The first rule of Apple (NASDAQ:AAPL) Watch is you do not talk about sales figures. The second rule of Apple Watch is you do not talk about sales figures.
Despite now being the top dog in wearables (for two consecutive quarters), the Mac maker still does not disclose detailed figures for Apple Watch or its wearables business, believing that the information is competitively sensitive. That leaves investors somewhat in the dark about one of the most promising growth avenues for Apple's business. To get an idea, we have to turn to third-party estimates.
According to those estimates, it now appears that Apple is about to hit a major milestone for its popular smartwatch.
Approaching 50 million
If we compile market researcher IDC's historical estimates about Apple's quarterly unit volumes, they show that Apple is now approaching 50 million in cumulative Apple Watch units. To be precise, Apple has sold 47.4 million Apple Watches ever since launching the smartwatch way back in Q2 2015. In particular, unit volumes surged last holiday season after the introduction of Apple Watch Series 3, which added cellular connectivity for the first time. Here are IDC's quarterly estimates:
With this data, you can derive cumulative unit volumes:
For reference, Apple sold 695 million iPhones over the same time frame, implying a roughly 7% attach rate for the smartwatch.
However, even if IDC's data is correct, there are still plenty of other questions. We still don't know how much revenue those units would translate into, since the average selling price (ASP) remains anyone's guess. Apple Watch's pricing range was particularly wide for the first-generation model, which included a $17,000 model made out of gold. Pricing has narrowed since, with Series 3 costing between $329 and $1,299. If we use an ASP of $500, that would suggest lifetime Apple Watch revenue of $23.7 billion.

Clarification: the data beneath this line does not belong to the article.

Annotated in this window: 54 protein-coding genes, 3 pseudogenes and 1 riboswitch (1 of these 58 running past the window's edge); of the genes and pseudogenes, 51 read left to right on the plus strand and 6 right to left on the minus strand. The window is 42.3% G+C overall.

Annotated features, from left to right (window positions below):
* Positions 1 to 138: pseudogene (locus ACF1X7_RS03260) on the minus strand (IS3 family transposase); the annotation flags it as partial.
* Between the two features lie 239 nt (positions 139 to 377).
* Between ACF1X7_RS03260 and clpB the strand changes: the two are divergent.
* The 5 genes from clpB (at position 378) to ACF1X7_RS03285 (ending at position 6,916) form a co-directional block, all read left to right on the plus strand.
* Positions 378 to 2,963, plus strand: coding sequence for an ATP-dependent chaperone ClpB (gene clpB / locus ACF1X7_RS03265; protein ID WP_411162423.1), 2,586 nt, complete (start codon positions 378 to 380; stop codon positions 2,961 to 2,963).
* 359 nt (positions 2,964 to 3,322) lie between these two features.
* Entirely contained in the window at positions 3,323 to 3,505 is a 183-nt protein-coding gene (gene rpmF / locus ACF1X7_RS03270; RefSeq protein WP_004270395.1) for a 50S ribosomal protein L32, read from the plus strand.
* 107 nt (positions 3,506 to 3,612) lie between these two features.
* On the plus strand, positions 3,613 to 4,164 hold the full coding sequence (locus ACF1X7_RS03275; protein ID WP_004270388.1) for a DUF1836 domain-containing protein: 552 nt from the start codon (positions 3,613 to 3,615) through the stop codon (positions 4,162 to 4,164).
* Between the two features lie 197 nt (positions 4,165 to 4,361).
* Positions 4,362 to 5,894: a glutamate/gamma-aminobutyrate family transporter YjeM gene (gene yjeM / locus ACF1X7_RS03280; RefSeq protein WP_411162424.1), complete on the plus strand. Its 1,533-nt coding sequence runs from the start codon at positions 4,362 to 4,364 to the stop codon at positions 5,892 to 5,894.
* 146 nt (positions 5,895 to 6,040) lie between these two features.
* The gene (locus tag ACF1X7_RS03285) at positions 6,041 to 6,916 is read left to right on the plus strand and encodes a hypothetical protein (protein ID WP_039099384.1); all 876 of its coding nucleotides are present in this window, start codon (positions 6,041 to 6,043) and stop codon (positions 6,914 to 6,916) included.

We also don't know how many of those sales are to new users compared to upgrades. Both are important measures of Apple's business, as once Apple captures a new user it can typically rely on those customers for regular upgrades over time. Knowing how big the installed base is would be very helpful for shareholders.
Apple might confirm it
If there's one thing we know about Apple, it's that it likes to brag when it hits certain milestones. If the company is indeed approaching 50 million lifetime Apple Watch units, there's a reasonable chance that CEO Tim Cook would acknowledge achieving that milestone in a passing comment on an earnings call. If Cook chooses to do so, that would be the most concrete data point on Apple Watch that Apple has ever given.